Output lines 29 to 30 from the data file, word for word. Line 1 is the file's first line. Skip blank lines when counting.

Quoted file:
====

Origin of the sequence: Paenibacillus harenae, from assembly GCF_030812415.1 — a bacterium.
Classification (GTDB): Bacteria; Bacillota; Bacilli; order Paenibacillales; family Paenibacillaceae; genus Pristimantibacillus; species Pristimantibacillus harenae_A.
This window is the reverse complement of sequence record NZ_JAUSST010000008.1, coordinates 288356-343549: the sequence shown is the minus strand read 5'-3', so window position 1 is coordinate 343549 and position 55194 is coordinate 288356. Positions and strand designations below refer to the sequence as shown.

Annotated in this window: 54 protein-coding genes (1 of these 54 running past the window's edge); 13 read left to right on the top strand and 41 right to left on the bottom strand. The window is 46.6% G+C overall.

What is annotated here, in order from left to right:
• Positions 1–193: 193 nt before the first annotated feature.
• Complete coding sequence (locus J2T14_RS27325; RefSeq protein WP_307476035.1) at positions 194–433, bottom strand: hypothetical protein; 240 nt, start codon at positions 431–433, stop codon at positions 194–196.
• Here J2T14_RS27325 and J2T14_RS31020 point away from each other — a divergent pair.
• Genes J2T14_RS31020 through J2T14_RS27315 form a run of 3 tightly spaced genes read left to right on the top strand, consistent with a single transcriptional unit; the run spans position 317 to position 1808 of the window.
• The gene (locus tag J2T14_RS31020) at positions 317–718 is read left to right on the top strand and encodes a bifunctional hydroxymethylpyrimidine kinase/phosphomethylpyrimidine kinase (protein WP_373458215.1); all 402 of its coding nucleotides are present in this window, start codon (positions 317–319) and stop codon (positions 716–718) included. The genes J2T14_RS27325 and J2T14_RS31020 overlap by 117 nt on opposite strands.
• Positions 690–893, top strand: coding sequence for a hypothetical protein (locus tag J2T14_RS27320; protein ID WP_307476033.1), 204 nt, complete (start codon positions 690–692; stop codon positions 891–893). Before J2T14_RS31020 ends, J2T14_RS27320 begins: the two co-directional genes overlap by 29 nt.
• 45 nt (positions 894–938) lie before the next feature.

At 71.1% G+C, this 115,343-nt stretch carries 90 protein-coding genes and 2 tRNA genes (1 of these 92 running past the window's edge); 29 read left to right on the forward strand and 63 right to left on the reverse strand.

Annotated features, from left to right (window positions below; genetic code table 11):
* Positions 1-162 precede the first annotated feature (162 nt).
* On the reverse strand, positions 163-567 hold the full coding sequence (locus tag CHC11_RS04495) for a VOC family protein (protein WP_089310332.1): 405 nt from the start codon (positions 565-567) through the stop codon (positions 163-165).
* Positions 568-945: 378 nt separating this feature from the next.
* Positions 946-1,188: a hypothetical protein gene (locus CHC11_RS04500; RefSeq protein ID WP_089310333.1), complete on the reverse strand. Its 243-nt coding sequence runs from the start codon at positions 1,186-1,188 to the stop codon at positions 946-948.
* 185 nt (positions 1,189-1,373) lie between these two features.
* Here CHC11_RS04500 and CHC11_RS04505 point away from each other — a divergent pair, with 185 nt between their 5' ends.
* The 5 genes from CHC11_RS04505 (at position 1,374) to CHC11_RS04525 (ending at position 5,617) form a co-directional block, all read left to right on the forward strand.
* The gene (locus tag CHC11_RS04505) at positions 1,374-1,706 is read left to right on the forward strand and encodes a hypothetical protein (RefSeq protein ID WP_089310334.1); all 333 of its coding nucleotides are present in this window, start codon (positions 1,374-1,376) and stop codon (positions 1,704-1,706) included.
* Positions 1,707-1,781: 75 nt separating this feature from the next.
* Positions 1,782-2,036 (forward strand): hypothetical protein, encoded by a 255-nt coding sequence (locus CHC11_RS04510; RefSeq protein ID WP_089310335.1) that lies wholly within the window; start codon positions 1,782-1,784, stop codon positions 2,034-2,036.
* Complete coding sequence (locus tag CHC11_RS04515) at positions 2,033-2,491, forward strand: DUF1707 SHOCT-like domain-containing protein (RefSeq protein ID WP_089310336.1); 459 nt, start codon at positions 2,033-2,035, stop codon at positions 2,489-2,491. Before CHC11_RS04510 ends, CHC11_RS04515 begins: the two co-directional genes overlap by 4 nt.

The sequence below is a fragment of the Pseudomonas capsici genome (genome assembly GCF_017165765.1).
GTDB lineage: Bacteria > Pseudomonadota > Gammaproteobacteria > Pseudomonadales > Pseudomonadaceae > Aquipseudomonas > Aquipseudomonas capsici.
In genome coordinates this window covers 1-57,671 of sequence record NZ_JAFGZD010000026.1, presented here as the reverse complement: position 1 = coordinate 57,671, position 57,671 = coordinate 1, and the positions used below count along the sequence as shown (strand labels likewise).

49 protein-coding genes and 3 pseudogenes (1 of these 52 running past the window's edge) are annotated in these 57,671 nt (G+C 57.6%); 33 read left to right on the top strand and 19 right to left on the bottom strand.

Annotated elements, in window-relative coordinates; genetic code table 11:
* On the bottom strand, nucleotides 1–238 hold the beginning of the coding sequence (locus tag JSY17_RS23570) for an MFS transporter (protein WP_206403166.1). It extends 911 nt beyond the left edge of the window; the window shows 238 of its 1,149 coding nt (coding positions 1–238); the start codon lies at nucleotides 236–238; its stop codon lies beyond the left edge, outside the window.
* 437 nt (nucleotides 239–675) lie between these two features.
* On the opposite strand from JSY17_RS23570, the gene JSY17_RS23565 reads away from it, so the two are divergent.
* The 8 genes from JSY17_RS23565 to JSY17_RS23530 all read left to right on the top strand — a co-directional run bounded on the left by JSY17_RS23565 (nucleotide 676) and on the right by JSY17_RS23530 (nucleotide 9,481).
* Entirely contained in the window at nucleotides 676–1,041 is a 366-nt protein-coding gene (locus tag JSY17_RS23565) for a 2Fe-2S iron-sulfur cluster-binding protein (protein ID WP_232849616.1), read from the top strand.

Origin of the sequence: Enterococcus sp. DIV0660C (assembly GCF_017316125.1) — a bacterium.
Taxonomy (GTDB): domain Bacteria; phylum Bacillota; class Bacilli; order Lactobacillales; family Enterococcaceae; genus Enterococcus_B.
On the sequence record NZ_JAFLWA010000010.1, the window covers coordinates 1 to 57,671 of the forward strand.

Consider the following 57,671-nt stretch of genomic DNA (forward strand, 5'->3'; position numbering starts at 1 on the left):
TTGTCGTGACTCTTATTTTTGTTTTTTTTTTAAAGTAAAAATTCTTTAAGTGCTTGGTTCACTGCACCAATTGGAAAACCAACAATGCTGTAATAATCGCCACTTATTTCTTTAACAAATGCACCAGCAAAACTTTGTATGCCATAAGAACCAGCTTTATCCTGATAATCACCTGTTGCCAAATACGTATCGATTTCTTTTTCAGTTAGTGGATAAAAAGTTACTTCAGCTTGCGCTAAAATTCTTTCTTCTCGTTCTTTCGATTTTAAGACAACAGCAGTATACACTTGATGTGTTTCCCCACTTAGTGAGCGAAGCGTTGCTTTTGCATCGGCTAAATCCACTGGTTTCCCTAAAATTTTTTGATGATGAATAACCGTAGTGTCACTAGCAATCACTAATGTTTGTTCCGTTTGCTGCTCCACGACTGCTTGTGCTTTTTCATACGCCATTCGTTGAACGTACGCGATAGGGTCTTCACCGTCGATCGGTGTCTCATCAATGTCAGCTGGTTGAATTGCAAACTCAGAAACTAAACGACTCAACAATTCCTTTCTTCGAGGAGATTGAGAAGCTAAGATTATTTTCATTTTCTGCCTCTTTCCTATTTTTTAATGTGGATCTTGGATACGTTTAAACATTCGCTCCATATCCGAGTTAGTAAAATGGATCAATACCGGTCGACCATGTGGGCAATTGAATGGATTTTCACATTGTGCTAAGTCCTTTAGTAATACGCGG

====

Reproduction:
49 protein-coding genes and 3 pseudogenes (1 of these 52 running past the window's edge) are annotated in these 57,671 nt (G+C 57.6%); 33 read left to right on the top strand and 19 right to left on the bottom strand.

Annotated elements, in window-relative coordinates; genetic code table 11: